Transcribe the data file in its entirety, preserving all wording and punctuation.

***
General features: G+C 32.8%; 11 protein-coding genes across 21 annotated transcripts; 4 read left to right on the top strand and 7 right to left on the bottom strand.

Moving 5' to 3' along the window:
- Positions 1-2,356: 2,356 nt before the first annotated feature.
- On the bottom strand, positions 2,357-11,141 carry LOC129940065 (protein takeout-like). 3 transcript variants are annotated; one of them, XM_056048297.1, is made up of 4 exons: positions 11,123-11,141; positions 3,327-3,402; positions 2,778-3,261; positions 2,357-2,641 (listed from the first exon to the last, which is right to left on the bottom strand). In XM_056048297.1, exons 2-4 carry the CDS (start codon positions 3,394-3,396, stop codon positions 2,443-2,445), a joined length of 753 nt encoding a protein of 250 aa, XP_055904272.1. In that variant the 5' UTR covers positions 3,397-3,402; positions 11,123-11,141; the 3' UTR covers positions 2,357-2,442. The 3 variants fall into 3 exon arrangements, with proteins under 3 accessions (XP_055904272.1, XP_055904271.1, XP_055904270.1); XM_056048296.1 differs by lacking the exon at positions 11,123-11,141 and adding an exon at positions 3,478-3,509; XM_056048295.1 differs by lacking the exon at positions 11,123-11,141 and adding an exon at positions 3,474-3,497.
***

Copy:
General features: G+C 32.8%; 11 protein-coding genes across 21 annotated transcripts; 4 read left to right on the top strand and 7 right to left on the bottom strand.

Moving 5' to 3' along the window:
- Positions 1-2,356: 2,356 nt before the first annotated feature.
- On the bottom strand, positions 2,357-11,141 carry LOC129940065 (protein takeout-like). 3 transcript variants are annotated; one of them, XM_056048297.1, is made up of 4 exons: positions 11,123-11,141; positions 3,327-3,402; positions 2,778-3,261; positions 2,357-2,641 (listed from the first exon to the last, which is right to left on the bottom strand). In XM_056048297.1, exons 2-4 carry the CDS (start codon positions 3,394-3,396, stop codon positions 2,443-2,445), a joined length of 753 nt encoding a protein of 250 aa, XP_055904272.1. In that variant the 5' UTR covers positions 3,397-3,402; positions 11,123-11,141; the 3' UTR covers positions 2,357-2,442. The 3 variants fall into 3 exon arrangements, with proteins under 3 accessions (XP_055904272.1, XP_055904271.1, XP_055904270.1); XM_056048296.1 differs by lacking the exon at positions 11,123-11,141 and adding an exon at positions 3,478-3,509; XM_056048295.1 differs by lacking the exon at positions 11,123-11,141 and adding an exon at positions 3,474-3,497.